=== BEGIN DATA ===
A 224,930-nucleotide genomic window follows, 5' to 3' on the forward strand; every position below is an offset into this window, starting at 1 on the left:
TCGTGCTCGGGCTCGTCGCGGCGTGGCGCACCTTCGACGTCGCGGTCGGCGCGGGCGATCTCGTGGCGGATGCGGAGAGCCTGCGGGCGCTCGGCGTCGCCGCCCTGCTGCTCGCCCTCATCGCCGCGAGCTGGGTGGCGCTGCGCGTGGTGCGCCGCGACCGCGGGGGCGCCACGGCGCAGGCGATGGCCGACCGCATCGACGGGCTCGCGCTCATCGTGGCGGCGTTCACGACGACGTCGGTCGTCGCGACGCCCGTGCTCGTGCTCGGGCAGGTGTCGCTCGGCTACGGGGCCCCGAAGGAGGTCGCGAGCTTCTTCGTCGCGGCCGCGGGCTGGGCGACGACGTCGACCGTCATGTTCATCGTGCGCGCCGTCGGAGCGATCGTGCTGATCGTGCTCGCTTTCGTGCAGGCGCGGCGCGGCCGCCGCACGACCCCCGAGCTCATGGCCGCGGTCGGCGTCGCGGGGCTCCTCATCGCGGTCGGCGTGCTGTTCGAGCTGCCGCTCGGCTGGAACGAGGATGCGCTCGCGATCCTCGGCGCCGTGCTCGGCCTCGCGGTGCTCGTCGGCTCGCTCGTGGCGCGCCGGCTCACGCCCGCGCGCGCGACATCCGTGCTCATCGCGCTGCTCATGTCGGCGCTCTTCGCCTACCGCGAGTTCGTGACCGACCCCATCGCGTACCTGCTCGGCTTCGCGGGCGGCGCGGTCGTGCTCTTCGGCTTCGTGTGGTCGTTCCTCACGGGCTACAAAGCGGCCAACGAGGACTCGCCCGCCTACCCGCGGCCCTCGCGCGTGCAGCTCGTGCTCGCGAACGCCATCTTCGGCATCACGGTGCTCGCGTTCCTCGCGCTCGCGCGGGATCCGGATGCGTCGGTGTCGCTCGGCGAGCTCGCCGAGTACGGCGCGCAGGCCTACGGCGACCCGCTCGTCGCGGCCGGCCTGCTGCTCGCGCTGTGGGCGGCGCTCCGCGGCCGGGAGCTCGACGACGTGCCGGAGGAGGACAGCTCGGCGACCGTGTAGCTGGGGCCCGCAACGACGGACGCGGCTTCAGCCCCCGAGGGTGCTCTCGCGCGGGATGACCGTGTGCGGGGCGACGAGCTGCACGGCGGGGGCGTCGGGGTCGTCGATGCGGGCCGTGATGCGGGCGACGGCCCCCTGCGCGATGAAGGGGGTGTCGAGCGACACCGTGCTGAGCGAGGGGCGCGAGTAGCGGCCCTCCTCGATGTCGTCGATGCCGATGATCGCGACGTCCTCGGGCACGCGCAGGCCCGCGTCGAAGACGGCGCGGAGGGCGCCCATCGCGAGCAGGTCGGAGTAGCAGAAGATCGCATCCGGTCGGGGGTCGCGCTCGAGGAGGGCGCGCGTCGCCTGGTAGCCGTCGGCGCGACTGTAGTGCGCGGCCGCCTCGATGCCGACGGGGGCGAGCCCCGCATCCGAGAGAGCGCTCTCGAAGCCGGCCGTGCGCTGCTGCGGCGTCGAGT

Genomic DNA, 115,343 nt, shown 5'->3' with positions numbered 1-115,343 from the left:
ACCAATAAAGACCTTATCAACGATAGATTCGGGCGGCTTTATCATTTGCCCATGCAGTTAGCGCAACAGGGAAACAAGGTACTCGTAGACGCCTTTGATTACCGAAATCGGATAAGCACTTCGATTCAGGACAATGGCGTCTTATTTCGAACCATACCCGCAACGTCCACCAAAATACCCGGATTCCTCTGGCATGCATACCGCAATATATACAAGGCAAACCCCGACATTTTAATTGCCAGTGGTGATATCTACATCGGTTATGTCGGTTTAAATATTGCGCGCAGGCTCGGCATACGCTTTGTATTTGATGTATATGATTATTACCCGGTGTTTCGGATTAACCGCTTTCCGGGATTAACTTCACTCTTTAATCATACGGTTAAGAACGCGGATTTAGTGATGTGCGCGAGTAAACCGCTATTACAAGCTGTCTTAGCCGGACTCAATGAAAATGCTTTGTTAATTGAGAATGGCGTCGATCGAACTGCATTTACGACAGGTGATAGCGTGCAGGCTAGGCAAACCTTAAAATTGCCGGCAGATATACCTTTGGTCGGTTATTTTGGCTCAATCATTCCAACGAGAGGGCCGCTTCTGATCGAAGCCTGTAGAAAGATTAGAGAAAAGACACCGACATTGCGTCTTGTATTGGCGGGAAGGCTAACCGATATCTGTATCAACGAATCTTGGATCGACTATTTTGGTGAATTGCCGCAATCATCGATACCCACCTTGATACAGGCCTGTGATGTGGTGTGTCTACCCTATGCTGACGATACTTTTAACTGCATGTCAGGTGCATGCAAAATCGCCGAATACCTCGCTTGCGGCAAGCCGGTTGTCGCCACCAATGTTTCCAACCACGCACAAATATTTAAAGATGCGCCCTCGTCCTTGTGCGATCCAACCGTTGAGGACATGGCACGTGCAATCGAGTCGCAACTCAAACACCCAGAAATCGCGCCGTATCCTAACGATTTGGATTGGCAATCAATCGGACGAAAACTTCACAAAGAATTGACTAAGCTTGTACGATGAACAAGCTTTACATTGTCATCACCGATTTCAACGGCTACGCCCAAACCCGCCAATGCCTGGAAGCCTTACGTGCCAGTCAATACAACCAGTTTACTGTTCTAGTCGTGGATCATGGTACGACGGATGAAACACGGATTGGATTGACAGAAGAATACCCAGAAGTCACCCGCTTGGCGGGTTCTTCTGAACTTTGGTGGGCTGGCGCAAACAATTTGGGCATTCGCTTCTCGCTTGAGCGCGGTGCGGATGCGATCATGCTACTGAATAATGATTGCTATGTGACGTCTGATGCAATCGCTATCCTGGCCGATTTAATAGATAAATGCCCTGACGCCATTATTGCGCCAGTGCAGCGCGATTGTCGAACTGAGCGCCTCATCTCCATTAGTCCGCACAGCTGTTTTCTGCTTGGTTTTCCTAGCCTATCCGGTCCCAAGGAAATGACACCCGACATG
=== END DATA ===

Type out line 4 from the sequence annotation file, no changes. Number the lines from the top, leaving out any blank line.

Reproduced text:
ACCAATAAAGACCTTATCAACGATAGATTCGGGCGGCTTTATCATTTGCCCATGCAGTTAGCGCAACAGGGAAACAAGGTACTCGTAGACGCCTTTGATTACCGAAATCGGATAAGCACTTCGATTCAGGACAATGGCGTCTTATTTCGAACCATACCCGCAACGTCCACCAAAATACCCGGATTCCTCTGGCATGCATACCGCAATATATACAAGGCAAACCCCGACATTTTAATTGCCAGTGGTGATATCTACATCGGTTATGTCGGTTTAAATATTGCGCGCAGGCTCGGCATACGCTTTGTATTTGATGTATATGATTATTACCCGGTGTTTCGGATTAACCGCTTTCCGGGATTAACTTCACTCTTTAATCATACGGTTAAGAACGCGGATTTAGTGATGTGCGCGAGTAAACCGCTATTACAAGCTGTCTTAGCCGGACTCAATGAAAATGCTTTGTTAATTGAGAATGGCGTCGATCGAACTGCATTTACGACAGGTGATAGCGTGCAGGCTAGGCAAACCTTAAAATTGCCGGCAGATATACCTTTGGTCGGTTATTTTGGCTCAATCATTCCAACGAGAGGGCCGCTTCTGATCGAAGCCTGTAGAAAGATTAGAGAAAAGACACCGACATTGCGTCTTGTATTGGCGGGAAGGCTAACCGATATCTGTATCAACGAATCTTGGATCGACTATTTTGGTGAATTGCCGCAATCATCGATACCCACCTTGATACAGGCCTGTGATGTGGTGTGTCTACCCTATGCTGACGATACTTTTAACTGCATGTCAGGTGCATGCAAAATCGCCGAATACCTCGCTTGCGGCAAGCCGGTTGTCGCCACCAATGTTTCCAACCACGCACAAATATTTAAAGATGCGCCCTCGTCCTTGTGCGATCCAACCGTTGAGGACATGGCACGTGCAATCGAGTCGCAACTCAAACACCCAGAAATCGCGCCGTATCCTAACGATTTGGATTGGCAATCAATCGGACGAAAACTTCACAAAGAATTGACTAAGCTTGTACGATGAACAAGCTTTACATTGTCATCACCGATTTCAACGGCTACGCCCAAACCCGCCAATGCCTGGAAGCCTTACGTGCCAGTCAATACAACCAGTTTACTGTTCTAGTCGTGGATCATGGTACGACGGATGAAACACGGATTGGATTGACAGAAGAATACCCAGAAGTCACCCGCTTGGCGGGTTCTTCTGAACTTTGGTGGGCTGGCGCAAACAATTTGGGCATTCGCTTCTCGCTTGAGCGCGGTGCGGATGCGATCATGCTACTGAATAATGATTGCTATGTGACGTCTGATGCAATCGCTATCCTGGCCGATTTAATAGATAAATGCCCTGACGCCATTATTGCGCCAGTGCAGCGCGATTGTCGAACTGAGCGCCTCATCTCCATTAGTCCGCACAGCTGTTTTCTGCTTGGTTTTCCTAGCCTATCCGGTCCCAAGGAAATGACACCCGACATG